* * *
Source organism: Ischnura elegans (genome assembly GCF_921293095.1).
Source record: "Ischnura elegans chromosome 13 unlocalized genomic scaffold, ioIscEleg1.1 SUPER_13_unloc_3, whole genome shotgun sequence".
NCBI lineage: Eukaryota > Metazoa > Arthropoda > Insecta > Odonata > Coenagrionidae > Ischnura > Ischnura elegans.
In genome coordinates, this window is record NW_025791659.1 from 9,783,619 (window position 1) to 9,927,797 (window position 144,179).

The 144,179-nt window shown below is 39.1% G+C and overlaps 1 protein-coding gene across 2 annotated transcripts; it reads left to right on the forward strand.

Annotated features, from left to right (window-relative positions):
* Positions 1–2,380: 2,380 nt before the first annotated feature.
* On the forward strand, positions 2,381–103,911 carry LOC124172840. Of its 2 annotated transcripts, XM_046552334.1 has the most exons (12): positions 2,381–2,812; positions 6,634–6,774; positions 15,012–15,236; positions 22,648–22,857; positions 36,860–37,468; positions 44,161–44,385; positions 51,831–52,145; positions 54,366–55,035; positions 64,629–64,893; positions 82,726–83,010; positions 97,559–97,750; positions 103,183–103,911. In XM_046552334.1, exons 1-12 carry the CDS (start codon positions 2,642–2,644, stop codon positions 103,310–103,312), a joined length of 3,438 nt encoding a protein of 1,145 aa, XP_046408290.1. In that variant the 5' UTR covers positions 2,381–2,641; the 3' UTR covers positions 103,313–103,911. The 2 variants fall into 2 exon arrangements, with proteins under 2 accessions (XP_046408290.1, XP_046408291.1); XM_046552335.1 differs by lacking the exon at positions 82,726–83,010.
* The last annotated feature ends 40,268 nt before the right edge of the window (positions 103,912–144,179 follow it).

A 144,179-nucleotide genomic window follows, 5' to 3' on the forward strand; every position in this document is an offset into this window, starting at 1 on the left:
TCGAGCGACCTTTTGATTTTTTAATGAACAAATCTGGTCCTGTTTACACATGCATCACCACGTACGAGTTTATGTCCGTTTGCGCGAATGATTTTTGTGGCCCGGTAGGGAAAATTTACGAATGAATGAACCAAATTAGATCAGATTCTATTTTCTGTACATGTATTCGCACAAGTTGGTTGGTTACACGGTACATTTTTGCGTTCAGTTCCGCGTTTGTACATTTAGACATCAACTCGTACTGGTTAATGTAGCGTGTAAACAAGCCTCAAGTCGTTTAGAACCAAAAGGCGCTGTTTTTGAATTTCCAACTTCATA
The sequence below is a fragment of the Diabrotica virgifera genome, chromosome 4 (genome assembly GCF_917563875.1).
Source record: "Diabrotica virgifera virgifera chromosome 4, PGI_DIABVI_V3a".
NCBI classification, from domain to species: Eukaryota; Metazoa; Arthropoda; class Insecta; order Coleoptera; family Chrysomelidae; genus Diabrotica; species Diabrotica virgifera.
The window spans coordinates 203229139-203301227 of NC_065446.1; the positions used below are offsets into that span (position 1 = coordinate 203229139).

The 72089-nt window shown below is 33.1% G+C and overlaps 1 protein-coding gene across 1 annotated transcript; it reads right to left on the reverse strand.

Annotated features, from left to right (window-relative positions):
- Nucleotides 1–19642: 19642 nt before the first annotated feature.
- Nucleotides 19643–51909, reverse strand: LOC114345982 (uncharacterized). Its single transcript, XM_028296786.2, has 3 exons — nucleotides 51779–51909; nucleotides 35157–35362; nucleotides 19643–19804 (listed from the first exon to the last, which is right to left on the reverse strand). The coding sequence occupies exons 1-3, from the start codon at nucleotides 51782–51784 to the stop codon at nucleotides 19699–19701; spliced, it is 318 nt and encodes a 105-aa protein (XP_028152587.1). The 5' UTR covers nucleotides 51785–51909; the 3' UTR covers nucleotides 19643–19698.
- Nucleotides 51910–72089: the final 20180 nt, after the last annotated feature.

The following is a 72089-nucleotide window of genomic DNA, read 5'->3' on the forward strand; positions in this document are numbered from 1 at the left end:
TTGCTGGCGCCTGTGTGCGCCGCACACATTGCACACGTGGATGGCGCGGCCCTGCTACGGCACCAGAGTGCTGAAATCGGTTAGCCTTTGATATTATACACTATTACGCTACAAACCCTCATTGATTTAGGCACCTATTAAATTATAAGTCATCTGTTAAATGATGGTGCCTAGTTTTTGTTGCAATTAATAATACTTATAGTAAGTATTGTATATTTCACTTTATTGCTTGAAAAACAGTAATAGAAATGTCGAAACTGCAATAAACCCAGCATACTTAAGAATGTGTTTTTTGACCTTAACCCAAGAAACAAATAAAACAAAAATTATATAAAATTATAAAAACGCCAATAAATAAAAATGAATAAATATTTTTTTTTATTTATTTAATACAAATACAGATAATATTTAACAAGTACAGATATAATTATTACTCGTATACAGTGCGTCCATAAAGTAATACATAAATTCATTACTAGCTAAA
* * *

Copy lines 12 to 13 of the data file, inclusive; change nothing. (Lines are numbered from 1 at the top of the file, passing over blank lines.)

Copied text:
The sequence below is a fragment of the Diabrotica virgifera genome, chromosome 4 (genome assembly GCF_917563875.1).
Source record: "Diabrotica virgifera virgifera chromosome 4, PGI_DIABVI_V3a".